Debriefing Beyond Simulation: Using Plus-Delta-Plus to Debrief Real Patient Events
Posted on March 16, 2017
“Simulation educators, especially novices, can be overwhelmed by the
complexity of facilitating debriefings, and practical guidance is needed.”
-Adam Cheng and Walter Eppich
Your colleagues are gathered in a circle after experiencing a difficult clinical care event. You try to read their faces. Some show confusion, others frustration or concern and others hope and enthusiasm. You feel your face flush as you shuffle your papers and take a deep breath…
The value of facilitated debriefing, after both simulations and real patient events, is now clearly established in the academic literature. Most clinicians have had one or several positive debriefing experiences. Still, leading a debriefing session can be intimidating, even for those with advanced “people skills,” and skilled facilitators can seem almost magical in their ability to lead complex conversations. Many would-be facilitators worry about appearing to “judge” valued colleagues or causing more damage than benefit.
How can debriefing be made easier, so that more facilitators feel confident enough to lead positive, developmental conversations? One answer is to use a simpler debriefing approach so that facilitation is easier to learn and practice. Another answer is to rethink feelings of “judgment;” to take the focus off worrying about offending colleagues and instead embracing the role of positive, developmental guide. But these approaches put the onus on the sole facilitator. There is still a need for an easily executed, replicable, flexible, trainable method of debriefing.
Enter Plus-Delta-Plus, a refinement and repackaging of existing debriefing methods that makes debriefing easier and less worrisome for both novice and experienced facilitators. Using a series of structured steps, Plus-Delta-Plus clearly shifts responsibility for identifying performance gaps (and achievements) from the facilitator to the team of debriefing participants.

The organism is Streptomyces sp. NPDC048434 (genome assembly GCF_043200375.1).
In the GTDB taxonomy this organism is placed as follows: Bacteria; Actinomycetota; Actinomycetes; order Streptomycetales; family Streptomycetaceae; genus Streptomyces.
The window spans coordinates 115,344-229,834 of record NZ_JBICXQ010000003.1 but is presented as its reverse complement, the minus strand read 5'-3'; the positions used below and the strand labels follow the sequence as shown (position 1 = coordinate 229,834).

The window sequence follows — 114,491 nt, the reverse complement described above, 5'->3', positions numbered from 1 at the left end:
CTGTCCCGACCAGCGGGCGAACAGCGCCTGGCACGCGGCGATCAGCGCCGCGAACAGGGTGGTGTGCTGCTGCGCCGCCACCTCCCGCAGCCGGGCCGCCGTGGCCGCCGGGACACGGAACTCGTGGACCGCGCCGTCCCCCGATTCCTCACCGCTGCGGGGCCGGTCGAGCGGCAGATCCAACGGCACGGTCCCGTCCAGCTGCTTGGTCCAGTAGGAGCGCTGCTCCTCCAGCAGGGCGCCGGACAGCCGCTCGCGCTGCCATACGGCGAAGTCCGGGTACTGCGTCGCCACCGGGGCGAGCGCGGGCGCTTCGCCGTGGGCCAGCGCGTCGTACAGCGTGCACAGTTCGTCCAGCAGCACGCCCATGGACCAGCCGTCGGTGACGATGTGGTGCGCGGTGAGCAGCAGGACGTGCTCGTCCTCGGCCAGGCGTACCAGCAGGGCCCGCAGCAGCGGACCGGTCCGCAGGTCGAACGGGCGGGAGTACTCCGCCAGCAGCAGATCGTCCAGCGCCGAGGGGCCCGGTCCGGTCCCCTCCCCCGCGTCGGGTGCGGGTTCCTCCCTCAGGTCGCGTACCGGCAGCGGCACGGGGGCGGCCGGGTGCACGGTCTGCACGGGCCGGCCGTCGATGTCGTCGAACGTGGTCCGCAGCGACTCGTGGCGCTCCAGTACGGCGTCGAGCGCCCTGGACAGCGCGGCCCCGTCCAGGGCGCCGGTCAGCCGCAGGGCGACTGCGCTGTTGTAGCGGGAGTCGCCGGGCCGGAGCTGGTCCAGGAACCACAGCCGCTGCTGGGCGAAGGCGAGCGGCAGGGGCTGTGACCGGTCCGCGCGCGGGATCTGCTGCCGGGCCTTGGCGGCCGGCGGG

After welcoming the team and introducing the debriefing process, the facilitator invites the team to produce a “Plus/Delta” chart describing “what went well” (Plus) and “what could be improved” (Delta). Next, the facilitator guides the team through a review of the chart, followed by a deeper exploration of two to three salient items. This deeper dive includes development of solution-based “next steps” to encourage positive behaviors and develop new ones.
Plus-Delta-Plus is currently being used by multi-disciplinary teams in Boston Children’s NICU after both simulations and real patient events. It has already strengthened the culture of safety and collaboration in the NICU.
“This simple, efficient framework helps teams focus on crisis event review in an effective way,” reports Dr. Kristen Leeman, the NICU’s associate medical director. “Systems changes, individual personal development and improved team dynamics have all resulted from our Plus-Delta-Plus debriefing sessions.”
BY THE NUMBERS:
In FY16, the Simulator Program ran 603 course meetings. The majority were in the Boston Children’s Residency Program, Department of Medicine, Emergency Medicine, Anesthesia, Cardiology, Nursing and Surgery. There there were 37 courses at network hospitals. Another 14 programs are being developed for FY17.